Salt, Matches, Soap [Part of the exhibition: Elene Chantladze & Nata Janberidze / Keti Toloraia (Rooms Studio)]

Elene Abashidze



Salt, Matches, Soap

An essay written by Elene Abashidze about Elene Chantladze and Rooms Studio

When visiting Elene Chantladze at her home in Tskaltubo, the air becomes somehow thicker and heavier, and the temperature of the already intolerably hot August day skyrockets. We are shrouded in the humidity of the once very popular resort town favoured by Stalin and mostly visited by the USSR power elite. I cannot breathe, and I wonder how it was ever possible to take a holiday in such heat, as if the elitist spa town were not mysterious enough. Skipping the exotica of the Soviet ruins, we head for Chantladze’s house, near the palaces of Stalinist architecture.

Our hostess meets us in her own palace of rural architecture. Her strong presence instantly fills the room. This intelligent woman, a former librarian with a wide knowledge of poetry and literature, certainly knows how to construct a story.

She starts by recalling her tomboy childhood, followed by her rebellious teenage years and bridal indecisions. Her happy and successful marriage to an important man ended one tragic day with the loss of her beloved, at the same time that her daughter lost hers. This day changed her life, she says. She stopped collecting stones from the seashore she visited each year; as born in Supsa, a town with a seaport, the Black Sea was something she would always miss. Instead, she devoted her time to helping her daughter raise her son who, now an adult, sees to our needs as we speak. It was in the aftermath of loss, at the age of fifty, that Elene started to paint, mostly in her bed and with materials she found close at hand. Ever since that time, she has written constantly. Her work ranges from romantic verse to children’s poetry, diaristic prose to fiction and more besides. Through an Annie Ernaux style of storytelling, zooming in and zooming out, Elene lets me in on her personal life, in one breath and without me ever asking. In front of me is a strong persona, masculine-feminine, knowledgeable, respectful, with a strong volition and dignity, self-made and ever-evolving.

Soviet times, like all other times, were hard on women. Elene served the demands of society. She started a family and settled down in Tskaltubo as a conscientious spouse, parent and librarian. Out of interest, she attended the writing workshops of a local writer and public figure, Otia Ioseliani, whom she remembers fondly. It was through this writer that Elene, along with a few other talents attending the class, was chosen to have her work published widely in various literary journals in Kutaisi, the largest town in the area. Along with the work of other well-respected writers of the times, Chantladze's poetry attracted attention in the region.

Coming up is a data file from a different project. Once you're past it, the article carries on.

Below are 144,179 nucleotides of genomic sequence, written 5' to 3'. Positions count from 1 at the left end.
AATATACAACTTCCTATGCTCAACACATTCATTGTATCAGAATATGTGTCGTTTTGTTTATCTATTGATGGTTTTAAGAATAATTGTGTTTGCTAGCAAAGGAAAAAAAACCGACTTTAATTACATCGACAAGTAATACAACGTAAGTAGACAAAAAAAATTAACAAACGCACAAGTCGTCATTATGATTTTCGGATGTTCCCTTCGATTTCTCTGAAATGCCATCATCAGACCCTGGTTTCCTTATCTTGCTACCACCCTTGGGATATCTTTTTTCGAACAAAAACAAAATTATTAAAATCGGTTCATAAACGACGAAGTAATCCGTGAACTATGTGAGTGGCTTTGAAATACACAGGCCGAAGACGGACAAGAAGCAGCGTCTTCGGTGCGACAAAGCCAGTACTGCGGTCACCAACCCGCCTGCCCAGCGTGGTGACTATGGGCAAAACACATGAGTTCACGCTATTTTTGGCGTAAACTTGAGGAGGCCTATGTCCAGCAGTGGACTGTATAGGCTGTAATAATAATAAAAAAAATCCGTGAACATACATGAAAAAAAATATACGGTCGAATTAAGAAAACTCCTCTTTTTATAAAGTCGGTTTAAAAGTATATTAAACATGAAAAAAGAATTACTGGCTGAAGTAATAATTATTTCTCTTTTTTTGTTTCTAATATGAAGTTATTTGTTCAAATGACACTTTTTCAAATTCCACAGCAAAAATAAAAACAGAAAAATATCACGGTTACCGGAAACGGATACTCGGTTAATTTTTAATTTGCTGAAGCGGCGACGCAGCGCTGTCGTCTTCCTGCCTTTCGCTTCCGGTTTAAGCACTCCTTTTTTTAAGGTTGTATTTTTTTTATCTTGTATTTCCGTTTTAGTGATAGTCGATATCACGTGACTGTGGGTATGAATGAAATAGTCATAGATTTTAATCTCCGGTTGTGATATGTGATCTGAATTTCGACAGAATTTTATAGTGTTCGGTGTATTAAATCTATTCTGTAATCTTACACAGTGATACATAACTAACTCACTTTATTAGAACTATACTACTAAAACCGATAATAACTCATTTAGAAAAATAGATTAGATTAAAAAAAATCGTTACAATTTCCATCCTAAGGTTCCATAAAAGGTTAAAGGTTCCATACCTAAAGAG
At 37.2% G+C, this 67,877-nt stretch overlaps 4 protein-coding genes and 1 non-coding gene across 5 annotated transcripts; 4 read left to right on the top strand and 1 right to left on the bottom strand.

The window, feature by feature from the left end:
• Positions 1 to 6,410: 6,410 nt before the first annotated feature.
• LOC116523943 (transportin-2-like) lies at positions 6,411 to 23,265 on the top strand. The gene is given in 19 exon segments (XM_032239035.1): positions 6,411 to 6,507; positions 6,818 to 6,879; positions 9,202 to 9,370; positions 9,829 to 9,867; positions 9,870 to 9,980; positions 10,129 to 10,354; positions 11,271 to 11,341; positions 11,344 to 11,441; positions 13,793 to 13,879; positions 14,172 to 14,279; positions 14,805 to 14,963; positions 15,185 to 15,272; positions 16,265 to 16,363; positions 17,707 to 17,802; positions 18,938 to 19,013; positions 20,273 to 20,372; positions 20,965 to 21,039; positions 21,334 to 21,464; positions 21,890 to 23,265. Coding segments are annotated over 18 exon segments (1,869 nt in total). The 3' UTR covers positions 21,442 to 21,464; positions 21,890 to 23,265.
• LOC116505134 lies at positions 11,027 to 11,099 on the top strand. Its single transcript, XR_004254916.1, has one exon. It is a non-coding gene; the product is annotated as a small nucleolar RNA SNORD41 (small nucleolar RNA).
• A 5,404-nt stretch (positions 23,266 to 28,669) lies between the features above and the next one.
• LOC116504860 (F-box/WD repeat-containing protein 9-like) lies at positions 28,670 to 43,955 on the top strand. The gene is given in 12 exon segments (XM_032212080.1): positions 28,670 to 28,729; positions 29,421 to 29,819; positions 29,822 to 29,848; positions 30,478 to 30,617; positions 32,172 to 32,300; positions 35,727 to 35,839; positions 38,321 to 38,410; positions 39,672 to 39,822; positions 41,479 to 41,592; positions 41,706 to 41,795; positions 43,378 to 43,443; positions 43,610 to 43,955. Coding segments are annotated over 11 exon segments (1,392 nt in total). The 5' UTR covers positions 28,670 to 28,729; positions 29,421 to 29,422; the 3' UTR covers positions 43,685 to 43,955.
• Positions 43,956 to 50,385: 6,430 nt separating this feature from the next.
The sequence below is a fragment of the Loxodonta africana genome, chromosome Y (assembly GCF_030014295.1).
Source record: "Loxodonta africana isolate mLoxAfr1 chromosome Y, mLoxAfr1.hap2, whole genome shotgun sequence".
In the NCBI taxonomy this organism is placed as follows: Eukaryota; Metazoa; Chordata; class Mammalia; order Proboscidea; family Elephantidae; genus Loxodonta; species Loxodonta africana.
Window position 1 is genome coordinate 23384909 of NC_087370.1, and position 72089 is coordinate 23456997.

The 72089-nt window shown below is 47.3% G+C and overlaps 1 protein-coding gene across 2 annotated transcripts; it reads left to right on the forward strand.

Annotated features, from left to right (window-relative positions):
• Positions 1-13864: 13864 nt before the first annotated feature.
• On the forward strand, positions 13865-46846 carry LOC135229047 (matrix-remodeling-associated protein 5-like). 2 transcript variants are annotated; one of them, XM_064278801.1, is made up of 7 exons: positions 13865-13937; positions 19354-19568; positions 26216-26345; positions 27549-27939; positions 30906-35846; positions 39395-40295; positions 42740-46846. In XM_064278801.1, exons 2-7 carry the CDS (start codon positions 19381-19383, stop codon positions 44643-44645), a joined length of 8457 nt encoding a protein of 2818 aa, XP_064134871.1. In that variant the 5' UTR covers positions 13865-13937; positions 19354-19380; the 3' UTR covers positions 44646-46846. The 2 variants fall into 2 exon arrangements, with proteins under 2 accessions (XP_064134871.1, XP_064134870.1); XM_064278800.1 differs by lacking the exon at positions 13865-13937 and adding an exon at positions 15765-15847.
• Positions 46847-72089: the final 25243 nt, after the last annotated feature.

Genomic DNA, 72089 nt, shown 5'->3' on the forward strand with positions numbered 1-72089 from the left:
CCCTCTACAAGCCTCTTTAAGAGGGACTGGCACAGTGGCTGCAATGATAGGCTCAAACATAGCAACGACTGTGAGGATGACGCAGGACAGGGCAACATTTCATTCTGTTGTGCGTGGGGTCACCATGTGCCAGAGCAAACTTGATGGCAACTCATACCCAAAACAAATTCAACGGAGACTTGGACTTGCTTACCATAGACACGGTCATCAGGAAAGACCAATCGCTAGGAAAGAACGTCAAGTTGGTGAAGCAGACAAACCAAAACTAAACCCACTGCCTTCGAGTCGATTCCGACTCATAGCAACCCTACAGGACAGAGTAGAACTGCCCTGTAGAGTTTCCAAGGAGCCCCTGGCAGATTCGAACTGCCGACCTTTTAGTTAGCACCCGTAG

‘It’s mealtime’, she says, in the middle of the conversation. We are invited into her kitchen and served food she has cooked for us as well as vodka, which she is no longer allowed to have. The kitchen is decorated with her framed paintings and shelves holding numerous magazines that contain her published work. With Elene dressed in her gardening clothes, the conversation shifts to this other passion of hers. The area is known as the birthplace of the antique figure of Medea and for a variety of medicinal plants. Elene is knowledgeable about these plants and speaks of gardening as yet another practice. ‘Do you ever use your garden as a source of inspiration for your painting?’ I ask her. ‘I wish I did’, she answers. ‘It would make things much easier, but I never look at the flowers as I paint them.’ On the contrary, she uses memory and pure imagination to guide her painting. She has never seen any of these animals, plants, people or landscapes the way she presents them in her works. Instead, they are collections of fragments of various moments, some seen and some imagined while reading, thinking or dreaming.

Within her visual work is the fluidity of thought, intimate as a diary yet fictional as her poetry; mythological, transcendental, flowing like her persona. Shifting from one subject to another, Elene’s work can’t be described as belonging to one particular style. Materials such as gasoline, mulberry, an office pen or a sequin sit alongside different, ever-changing pigments mounted on corrugated paper, cardboard from chocolate boxes, plastic plates with leftover cake stains from her grandchildren’s birthday party and all kinds of paper. She often includes xeroxes of her pre-existing work, which she likes to photocopy and then modify, repurpose and draw upon. The material she uses has a historical and political dimension dictated by her immediate environment, the socioeconomic crisis of the developing country after the collapse of the USSR, poverty, instability and transition – it speaks of many things, but ultimately, it evokes the artist’s own particular approach to life. Her painting is gestural, and the material she uses is also a gesture. Elene is an innate poet and this poet’s approach is clearly manifested in her painting.